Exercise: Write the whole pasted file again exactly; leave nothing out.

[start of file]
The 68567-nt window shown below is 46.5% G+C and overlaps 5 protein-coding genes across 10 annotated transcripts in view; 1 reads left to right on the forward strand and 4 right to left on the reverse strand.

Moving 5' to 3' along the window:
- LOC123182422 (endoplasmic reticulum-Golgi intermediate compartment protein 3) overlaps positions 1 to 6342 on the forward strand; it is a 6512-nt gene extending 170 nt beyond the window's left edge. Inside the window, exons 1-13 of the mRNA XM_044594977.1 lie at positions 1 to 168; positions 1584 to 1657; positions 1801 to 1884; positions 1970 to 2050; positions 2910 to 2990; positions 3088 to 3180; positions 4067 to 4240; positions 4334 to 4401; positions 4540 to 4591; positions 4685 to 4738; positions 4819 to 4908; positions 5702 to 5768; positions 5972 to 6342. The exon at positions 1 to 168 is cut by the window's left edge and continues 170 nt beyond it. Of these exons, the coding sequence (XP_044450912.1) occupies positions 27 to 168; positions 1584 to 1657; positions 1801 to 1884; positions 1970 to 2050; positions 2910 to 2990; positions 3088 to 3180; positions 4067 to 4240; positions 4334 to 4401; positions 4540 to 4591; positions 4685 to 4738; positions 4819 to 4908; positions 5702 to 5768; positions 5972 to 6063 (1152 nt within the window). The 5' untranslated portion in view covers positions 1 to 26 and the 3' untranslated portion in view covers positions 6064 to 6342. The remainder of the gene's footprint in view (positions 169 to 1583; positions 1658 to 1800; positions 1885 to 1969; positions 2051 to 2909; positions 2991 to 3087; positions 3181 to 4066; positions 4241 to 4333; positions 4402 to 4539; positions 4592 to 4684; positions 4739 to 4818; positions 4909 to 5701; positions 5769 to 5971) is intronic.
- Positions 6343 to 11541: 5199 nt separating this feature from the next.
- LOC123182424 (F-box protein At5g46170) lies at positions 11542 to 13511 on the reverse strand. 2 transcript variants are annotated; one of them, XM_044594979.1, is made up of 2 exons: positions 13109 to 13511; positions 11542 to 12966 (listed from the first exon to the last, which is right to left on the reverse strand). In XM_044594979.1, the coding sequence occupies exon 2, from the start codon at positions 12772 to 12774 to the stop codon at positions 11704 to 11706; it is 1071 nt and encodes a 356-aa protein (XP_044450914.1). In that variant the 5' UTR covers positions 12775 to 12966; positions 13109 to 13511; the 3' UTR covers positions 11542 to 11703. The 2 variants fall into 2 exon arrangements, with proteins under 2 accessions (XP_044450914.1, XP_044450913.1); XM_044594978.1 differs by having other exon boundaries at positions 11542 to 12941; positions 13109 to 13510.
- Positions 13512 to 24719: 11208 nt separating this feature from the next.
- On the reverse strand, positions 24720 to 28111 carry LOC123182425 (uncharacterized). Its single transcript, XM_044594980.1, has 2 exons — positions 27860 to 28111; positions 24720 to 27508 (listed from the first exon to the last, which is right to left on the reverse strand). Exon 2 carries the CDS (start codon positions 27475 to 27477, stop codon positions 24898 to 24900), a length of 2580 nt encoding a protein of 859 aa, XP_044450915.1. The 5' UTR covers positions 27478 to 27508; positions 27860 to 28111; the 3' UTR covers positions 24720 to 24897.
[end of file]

The 68567-nt window shown below is 46.5% G+C and overlaps 5 protein-coding genes across 10 annotated transcripts in view; 1 reads left to right on the forward strand and 4 right to left on the reverse strand.

Moving 5' to 3' along the window:
- LOC123182422 (endoplasmic reticulum-Golgi intermediate compartment protein 3) overlaps positions 1 to 6342 on the forward strand; it is a 6512-nt gene extending 170 nt beyond the window's left edge. Inside the window, exons 1-13 of the mRNA XM_044594977.1 lie at positions 1 to 168; positions 1584 to 1657; positions 1801 to 1884; positions 1970 to 2050; positions 2910 to 2990; positions 3088 to 3180; positions 4067 to 4240; positions 4334 to 4401; positions 4540 to 4591; positions 4685 to 4738; positions 4819 to 4908; positions 5702 to 5768; positions 5972 to 6342. The exon at positions 1 to 168 is cut by the window's left edge and continues 170 nt beyond it. Of these exons, the coding sequence (XP_044450912.1) occupies positions 27 to 168; positions 1584 to 1657; positions 1801 to 1884; positions 1970 to 2050; positions 2910 to 2990; positions 3088 to 3180; positions 4067 to 4240; positions 4334 to 4401; positions 4540 to 4591; positions 4685 to 4738; positions 4819 to 4908; positions 5702 to 5768; positions 5972 to 6063 (1152 nt within the window). The 5' untranslated portion in view covers positions 1 to 26 and the 3' untranslated portion in view covers positions 6064 to 6342. The remainder of the gene's footprint in view (positions 169 to 1583; positions 1658 to 1800; positions 1885 to 1969; positions 2051 to 2909; positions 2991 to 3087; positions 3181 to 4066; positions 4241 to 4333; positions 4402 to 4539; positions 4592 to 4684; positions 4739 to 4818; positions 4909 to 5701; positions 5769 to 5971) is intronic.
- Positions 6343 to 11541: 5199 nt separating this feature from the next.
- LOC123182424 (F-box protein At5g46170) lies at positions 11542 to 13511 on the reverse strand. 2 transcript variants are annotated; one of them, XM_044594979.1, is made up of 2 exons: positions 13109 to 13511; positions 11542 to 12966 (listed from the first exon to the last, which is right to left on the reverse strand). In XM_044594979.1, the coding sequence occupies exon 2, from the start codon at positions 12772 to 12774 to the stop codon at positions 11704 to 11706; it is 1071 nt and encodes a 356-aa protein (XP_044450914.1). In that variant the 5' UTR covers positions 12775 to 12966; positions 13109 to 13511; the 3' UTR covers positions 11542 to 11703. The 2 variants fall into 2 exon arrangements, with proteins under 2 accessions (XP_044450914.1, XP_044450913.1); XM_044594978.1 differs by having other exon boundaries at positions 11542 to 12941; positions 13109 to 13510.
- Positions 13512 to 24719: 11208 nt separating this feature from the next.
- On the reverse strand, positions 24720 to 28111 carry LOC123182425 (uncharacterized). Its single transcript, XM_044594980.1, has 2 exons — positions 27860 to 28111; positions 24720 to 27508 (listed from the first exon to the last, which is right to left on the reverse strand). Exon 2 carries the CDS (start codon positions 27475 to 27477, stop codon positions 24898 to 24900), a length of 2580 nt encoding a protein of 859 aa, XP_044450915.1. The 5' UTR covers positions 27478 to 27508; positions 27860 to 28111; the 3' UTR covers positions 24720 to 24897.